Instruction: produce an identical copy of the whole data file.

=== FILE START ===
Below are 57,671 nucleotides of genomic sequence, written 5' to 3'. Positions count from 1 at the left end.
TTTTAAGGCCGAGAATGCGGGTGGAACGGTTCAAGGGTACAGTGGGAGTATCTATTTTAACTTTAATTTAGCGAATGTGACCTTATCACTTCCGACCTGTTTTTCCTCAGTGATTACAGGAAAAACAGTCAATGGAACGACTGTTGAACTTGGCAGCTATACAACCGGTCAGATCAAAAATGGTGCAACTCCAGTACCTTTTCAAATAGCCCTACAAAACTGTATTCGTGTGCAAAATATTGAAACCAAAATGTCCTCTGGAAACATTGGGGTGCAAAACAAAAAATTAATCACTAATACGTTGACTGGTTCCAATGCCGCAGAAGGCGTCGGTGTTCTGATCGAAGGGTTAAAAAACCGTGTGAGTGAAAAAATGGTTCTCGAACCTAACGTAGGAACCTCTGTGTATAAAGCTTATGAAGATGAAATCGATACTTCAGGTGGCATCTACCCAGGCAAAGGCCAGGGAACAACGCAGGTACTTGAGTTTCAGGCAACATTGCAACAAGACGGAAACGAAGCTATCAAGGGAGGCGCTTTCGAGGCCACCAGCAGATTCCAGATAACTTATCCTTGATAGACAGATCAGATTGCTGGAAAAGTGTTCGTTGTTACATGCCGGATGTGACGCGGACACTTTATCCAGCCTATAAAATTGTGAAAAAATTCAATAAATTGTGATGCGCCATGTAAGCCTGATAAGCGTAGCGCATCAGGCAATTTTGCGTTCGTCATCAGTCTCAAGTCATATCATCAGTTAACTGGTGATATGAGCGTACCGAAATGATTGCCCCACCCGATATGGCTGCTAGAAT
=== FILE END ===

Below are 57,671 nucleotides of genomic sequence, written 5' to 3'. Positions count from 1 at the left end.
TTTTAAGGCCGAGAATGCGGGTGGAACGGTTCAAGGGTACAGTGGGAGTATCTATTTTAACTTTAATTTAGCGAATGTGACCTTATCACTTCCGACCTGTTTTTCCTCAGTGATTACAGGAAAAACAGTCAATGGAACGACTGTTGAACTTGGCAGCTATACAACCGGTCAGATCAAAAATGGTGCAACTCCAGTACCTTTTCAAATAGCCCTACAAAACTGTATTCGTGTGCAAAATATTGAAACCAAAATGTCCTCTGGAAACATTGGGGTGCAAAACAAAAAATTAATCACTAATACGTTGACTGGTTCCAATGCCGCAGAAGGCGTCGGTGTTCTGATCGAAGGGTTAAAAAACCGTGTGAGTGAAAAAATGGTTCTCGAACCTAACGTAGGAACCTCTGTGTATAAAGCTTATGAAGATGAAATCGATACTTCAGGTGGCATCTACCCAGGCAAAGGCCAGGGAACAACGCAGGTACTTGAGTTTCAGGCAACATTGCAACAAGACGGAAACGAAGCTATCAAGGGAGGCGCTTTCGAGGCCACCAGCAGATTCCAGATAACTTATCCTTGATAGACAGATCAGATTGCTGGAAAAGTGTTCGTTGTTACATGCCGGATGTGACGCGGACACTTTATCCAGCCTATAAAATTGTGAAAAAATTCAATAAATTGTGATGCGCCATGTAAGCCTGATAAGCGTAGCGCATCAGGCAATTTTGCGTTCGTCATCAGTCTCAAGTCATATCATCAGTTAACTGGTGATATGAGCGTACCGAAATGATTGCCCCACCCGATATGGCTGCTAGAAT